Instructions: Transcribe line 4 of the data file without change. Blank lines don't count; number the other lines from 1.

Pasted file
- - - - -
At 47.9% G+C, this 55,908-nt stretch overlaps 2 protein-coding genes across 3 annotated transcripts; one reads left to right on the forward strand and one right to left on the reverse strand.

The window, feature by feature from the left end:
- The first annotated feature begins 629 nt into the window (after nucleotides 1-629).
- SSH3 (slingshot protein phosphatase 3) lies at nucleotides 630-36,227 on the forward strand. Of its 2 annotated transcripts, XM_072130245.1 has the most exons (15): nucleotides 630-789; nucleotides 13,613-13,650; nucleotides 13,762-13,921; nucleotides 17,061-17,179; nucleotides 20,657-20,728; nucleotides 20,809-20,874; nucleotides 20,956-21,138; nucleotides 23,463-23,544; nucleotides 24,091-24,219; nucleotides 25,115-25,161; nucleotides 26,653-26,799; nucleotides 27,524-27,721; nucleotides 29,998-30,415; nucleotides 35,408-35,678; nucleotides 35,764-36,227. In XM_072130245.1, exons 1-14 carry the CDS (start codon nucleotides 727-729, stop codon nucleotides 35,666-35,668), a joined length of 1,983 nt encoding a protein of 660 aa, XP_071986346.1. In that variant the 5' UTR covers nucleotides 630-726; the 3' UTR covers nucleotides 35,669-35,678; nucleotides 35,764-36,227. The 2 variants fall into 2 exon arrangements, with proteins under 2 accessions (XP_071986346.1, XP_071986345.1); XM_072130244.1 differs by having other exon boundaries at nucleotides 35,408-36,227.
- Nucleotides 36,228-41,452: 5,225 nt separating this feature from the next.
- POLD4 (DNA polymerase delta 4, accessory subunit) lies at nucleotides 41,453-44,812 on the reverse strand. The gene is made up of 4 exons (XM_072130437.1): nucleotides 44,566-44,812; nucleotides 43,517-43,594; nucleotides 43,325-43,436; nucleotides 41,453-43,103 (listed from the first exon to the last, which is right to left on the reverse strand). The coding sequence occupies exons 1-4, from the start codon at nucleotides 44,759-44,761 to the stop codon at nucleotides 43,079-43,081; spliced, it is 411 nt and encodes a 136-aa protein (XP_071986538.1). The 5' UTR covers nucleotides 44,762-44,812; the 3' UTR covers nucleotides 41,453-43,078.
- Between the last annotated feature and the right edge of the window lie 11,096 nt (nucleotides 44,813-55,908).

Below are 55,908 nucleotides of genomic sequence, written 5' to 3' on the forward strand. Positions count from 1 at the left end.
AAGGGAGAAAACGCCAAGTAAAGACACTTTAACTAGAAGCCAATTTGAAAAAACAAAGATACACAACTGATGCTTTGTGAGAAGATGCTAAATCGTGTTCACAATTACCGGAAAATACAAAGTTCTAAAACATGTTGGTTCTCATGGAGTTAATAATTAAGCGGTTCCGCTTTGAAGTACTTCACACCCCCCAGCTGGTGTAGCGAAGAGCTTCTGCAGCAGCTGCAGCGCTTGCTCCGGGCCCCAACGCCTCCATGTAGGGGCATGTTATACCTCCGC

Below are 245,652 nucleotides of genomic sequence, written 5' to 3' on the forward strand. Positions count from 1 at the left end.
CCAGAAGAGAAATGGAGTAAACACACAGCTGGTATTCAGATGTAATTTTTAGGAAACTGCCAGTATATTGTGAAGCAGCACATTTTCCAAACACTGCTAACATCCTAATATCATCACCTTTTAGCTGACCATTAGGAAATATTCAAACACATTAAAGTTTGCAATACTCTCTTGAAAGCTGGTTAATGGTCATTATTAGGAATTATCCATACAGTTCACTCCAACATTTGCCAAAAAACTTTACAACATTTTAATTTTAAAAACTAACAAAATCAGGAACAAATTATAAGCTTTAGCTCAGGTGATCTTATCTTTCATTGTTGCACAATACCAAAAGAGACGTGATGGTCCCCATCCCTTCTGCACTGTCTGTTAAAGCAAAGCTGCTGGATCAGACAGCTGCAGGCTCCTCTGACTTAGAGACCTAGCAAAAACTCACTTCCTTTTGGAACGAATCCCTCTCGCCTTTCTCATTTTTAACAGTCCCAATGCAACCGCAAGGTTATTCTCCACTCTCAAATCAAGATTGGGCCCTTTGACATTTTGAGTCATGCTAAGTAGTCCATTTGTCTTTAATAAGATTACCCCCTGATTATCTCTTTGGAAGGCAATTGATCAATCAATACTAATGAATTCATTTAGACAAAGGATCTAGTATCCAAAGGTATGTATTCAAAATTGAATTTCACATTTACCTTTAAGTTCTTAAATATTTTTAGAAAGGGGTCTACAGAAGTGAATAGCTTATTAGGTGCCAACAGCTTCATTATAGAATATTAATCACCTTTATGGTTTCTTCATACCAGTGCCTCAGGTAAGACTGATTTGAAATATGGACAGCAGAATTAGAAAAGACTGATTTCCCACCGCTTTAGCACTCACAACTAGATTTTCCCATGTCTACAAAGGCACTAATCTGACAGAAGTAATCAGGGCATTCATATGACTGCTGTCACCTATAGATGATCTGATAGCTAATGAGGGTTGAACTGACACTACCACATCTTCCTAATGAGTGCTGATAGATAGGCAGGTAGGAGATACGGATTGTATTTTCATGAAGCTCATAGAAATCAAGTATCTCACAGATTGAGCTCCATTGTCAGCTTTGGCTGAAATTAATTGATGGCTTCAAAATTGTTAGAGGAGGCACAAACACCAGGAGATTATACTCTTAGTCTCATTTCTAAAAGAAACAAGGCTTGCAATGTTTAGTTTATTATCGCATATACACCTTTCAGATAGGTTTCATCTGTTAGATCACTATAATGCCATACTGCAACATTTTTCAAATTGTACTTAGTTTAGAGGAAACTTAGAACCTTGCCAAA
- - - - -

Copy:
- SSH3 (slingshot protein phosphatase 3) lies at nucleotides 630-36,227 on the forward strand. Of its 2 annotated transcripts, XM_072130245.1 has the most exons (15): nucleotides 630-789; nucleotides 13,613-13,650; nucleotides 13,762-13,921; nucleotides 17,061-17,179; nucleotides 20,657-20,728; nucleotides 20,809-20,874; nucleotides 20,956-21,138; nucleotides 23,463-23,544; nucleotides 24,091-24,219; nucleotides 25,115-25,161; nucleotides 26,653-26,799; nucleotides 27,524-27,721; nucleotides 29,998-30,415; nucleotides 35,408-35,678; nucleotides 35,764-36,227. In XM_072130245.1, exons 1-14 carry the CDS (start codon nucleotides 727-729, stop codon nucleotides 35,666-35,668), a joined length of 1,983 nt encoding a protein of 660 aa, XP_071986346.1. In that variant the 5' UTR covers nucleotides 630-726; the 3' UTR covers nucleotides 35,669-35,678; nucleotides 35,764-36,227. The 2 variants fall into 2 exon arrangements, with proteins under 2 accessions (XP_071986346.1, XP_071986345.1); XM_072130244.1 differs by having other exon boundaries at nucleotides 35,408-36,227.